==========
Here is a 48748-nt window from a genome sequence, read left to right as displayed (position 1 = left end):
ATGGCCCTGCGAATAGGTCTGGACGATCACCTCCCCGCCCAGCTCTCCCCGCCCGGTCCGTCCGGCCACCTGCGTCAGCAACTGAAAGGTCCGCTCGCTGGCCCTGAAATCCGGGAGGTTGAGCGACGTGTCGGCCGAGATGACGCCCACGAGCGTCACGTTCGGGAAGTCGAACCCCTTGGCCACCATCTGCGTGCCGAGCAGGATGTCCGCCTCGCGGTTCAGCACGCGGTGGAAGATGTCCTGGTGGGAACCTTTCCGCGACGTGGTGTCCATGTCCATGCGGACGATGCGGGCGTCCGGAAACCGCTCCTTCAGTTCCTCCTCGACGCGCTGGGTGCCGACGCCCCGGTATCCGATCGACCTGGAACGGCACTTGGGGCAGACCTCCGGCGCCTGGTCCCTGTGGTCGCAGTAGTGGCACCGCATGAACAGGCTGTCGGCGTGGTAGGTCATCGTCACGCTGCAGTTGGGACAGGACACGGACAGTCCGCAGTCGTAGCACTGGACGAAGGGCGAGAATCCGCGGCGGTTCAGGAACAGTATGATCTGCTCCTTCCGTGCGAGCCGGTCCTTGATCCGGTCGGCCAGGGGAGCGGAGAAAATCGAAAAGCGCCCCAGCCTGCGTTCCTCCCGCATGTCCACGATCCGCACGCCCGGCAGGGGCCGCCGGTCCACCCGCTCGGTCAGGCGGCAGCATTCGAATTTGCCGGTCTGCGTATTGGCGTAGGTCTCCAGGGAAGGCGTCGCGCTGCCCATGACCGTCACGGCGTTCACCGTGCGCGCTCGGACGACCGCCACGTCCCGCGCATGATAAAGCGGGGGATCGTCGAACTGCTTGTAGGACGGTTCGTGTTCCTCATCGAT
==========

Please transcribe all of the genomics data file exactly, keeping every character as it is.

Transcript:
Here is a 48748-nt window from a genome sequence, read left to right as displayed (position 1 = left end):
ATGGCCCTGCGAATAGGTCTGGACGATCACCTCCCCGCCCAGCTCTCCCCGCCCGGTCCGTCCGGCCACCTGCGTCAGCAACTGAAAGGTCCGCTCGCTGGCCCTGAAATCCGGGAGGTTGAGCGACGTGTCGGCCGAGATGACGCCCACGAGCGTCACGTTCGGGAAGTCGAACCCCTTGGCCACCATCTGCGTGCCGAGCAGGATGTCCGCCTCGCGGTTCAGCACGCGGTGGAAGATGTCCTGGTGGGAACCTTTCCGCGACGTGGTGTCCATGTCCATGCGGACGATGCGGGCGTCCGGAAACCGCTCCTTCAGTTCCTCCTCGACGCGCTGGGTGCCGACGCCCCGGTATCCGATCGACCTGGAACGGCACTTGGGGCAGACCTCCGGCGCCTGGTCCCTGTGGTCGCAGTAGTGGCACCGCATGAACAGGCTGTCGGCGTGGTAGGTCATCGTCACGCTGCAGTTGGGACAGGACACGGACAGTCCGCAGTCGTAGCACTGGACGAAGGGCGAGAATCCGCGGCGGTTCAGGAACAGTATGATCTGCTCCTTCCGTGCGAGCCGGTCCTTGATCCGGTCGGCCAGGGGAGCGGAGAAAATCGAAAAGCGCCCCAGCCTGCGTTCCTCCCGCATGTCCACGATCCGCACGCCCGGCAGGGGCCGCCGGTCCACCCGCTCGGTCAGGCGGCAGCATTCGAATTTGCCGGTCTGCGTATTGGCGTAGGTCTCCAGGGAAGGCGTCGCGCTGCCCATGACCGTCACGGCGTTCACCGTGCGCGCTCGGACGACCGCCACGTCCCGCGCATGATAAAGCGGGGGATCGTCGAACTGCTTGTAGGACGGTTCGTGTTCCTCATCGAT